How the Arizona Fire Tragedy Unfolded
New reports detail the final moments of the Hotshot crew
By Ruth Brown, Newser Staff
Posted Jul 6, 2013 4:04 PM CDT
A wildfire burning homes in Yarnell, Arizona.   (AP Photo/The Arizona Republic, David Kadlubowski, File)

(Newser) – Although the circumstances of how 19 firefighters were killed in Arizona's Yarnell Hill Fire are already broadly known, new reports offer a more detailed look at how the tragedy unfolded. The AP has compiled a map of the Hotshot crew's final movements, confirmed by fire officials, showing the firefighters were just over a quarter of a mile from the designated safety zone—a ranch house and its surrounding area—when winds shifted, cutting off their access. The crew was working on the southeast end of the fire, with winds blowing northeast. But a thunderstorm suddenly developed north of the fire, pushing it straight into the crew's direction.

Meanwhile, the Arizona Republic looks at the final communications from crew boss Eric Marsh. Around the same time surviving crew member Brendan McDonough left his lookout post, Marsh radioed to say the team was falling back. "It was just, 'Hey, we’re in a bad spot. We gotta move,'" says Prescott Fire Department spokesperson Wade Ward. “Knowing Eric, there was no indication they were in the trouble they were in." Moments later, he radioed again. "They did not have enough time,” says Ward. “They could not reach their objective. They were going to use their shelters. He was very calm ... And then the next transmission was, simply, 'Deploying.'" According to records, other firefighters heard another transmission in the final seconds, followed by silence.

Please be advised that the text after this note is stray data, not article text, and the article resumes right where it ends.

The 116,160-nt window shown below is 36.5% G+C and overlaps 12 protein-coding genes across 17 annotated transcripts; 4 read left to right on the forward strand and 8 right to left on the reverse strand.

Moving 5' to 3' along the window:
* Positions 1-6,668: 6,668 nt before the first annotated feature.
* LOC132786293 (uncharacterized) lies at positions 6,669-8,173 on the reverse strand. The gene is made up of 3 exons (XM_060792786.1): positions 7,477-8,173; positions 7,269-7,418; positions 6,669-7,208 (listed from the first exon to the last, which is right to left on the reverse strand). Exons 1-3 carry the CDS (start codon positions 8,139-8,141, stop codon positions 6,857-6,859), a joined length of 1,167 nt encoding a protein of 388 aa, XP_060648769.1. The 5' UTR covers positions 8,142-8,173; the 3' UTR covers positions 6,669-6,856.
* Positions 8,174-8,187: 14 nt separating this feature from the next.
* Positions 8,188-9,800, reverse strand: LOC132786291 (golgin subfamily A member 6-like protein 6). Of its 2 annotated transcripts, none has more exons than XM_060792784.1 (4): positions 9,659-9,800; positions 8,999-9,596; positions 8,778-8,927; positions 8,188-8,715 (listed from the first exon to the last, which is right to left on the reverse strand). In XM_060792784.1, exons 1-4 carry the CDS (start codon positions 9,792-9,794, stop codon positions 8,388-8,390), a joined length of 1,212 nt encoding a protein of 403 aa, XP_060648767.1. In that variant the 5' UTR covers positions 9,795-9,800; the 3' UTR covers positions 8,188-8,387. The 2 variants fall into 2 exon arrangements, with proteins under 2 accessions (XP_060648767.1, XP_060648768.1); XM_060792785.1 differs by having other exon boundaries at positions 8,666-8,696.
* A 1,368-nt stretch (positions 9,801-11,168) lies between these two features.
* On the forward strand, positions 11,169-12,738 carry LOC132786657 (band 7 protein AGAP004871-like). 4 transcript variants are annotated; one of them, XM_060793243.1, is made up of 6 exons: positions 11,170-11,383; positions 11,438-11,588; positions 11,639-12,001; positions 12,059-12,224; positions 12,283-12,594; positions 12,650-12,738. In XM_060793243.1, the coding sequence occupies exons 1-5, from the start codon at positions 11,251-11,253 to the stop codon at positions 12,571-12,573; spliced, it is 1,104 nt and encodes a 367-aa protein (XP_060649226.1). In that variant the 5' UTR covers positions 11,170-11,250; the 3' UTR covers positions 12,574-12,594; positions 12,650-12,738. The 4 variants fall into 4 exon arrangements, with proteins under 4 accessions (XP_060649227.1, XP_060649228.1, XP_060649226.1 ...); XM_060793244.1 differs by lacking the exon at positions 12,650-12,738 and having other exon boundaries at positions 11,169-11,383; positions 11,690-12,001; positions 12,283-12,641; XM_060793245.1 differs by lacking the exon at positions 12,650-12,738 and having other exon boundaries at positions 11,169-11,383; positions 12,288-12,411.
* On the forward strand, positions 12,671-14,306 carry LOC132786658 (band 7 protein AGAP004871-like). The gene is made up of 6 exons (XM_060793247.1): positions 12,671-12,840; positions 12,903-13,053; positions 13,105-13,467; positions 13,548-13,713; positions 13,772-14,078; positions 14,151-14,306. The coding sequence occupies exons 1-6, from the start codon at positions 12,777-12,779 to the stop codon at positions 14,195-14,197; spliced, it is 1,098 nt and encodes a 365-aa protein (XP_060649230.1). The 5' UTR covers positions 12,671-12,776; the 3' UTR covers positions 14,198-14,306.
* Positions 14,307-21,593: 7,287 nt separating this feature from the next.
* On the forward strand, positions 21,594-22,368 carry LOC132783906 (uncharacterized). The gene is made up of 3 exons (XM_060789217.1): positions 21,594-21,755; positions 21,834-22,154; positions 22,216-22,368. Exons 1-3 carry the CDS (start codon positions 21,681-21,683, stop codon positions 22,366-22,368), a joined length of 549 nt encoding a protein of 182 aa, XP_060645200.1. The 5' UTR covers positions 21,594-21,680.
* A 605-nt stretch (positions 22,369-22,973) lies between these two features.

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Showing 3 of 13 comments
JackNelsonSteward
Jul 7, 2013 1:59 PM CDT
"Cold Missouri Waters ... " http://www.youtube.com/watch?v=qomNoN7MCYg
Who_Cares
Jul 7, 2013 10:00 AM CDT
It was over 100F hot that day with Thunderstorms looming around if I was experienced Fire Chief I would never send these guys out there, I mean never.
boxcar
Jul 6, 2013 11:19 PM CDT
US Forest Service emergency fire shelters depend on firefighters moving to an open area away from wildfire fuel because altho they can withstand (reject) the heat of radiation somewhat, there's no chance IF there is direct contact with 1000^F + flames. Glue holding shelter together comes apart at 500^F http://abcnews.go.com/US/wireStory/emergency-fire-shelters-chance-survival-19548883#.UdjrQqzvuol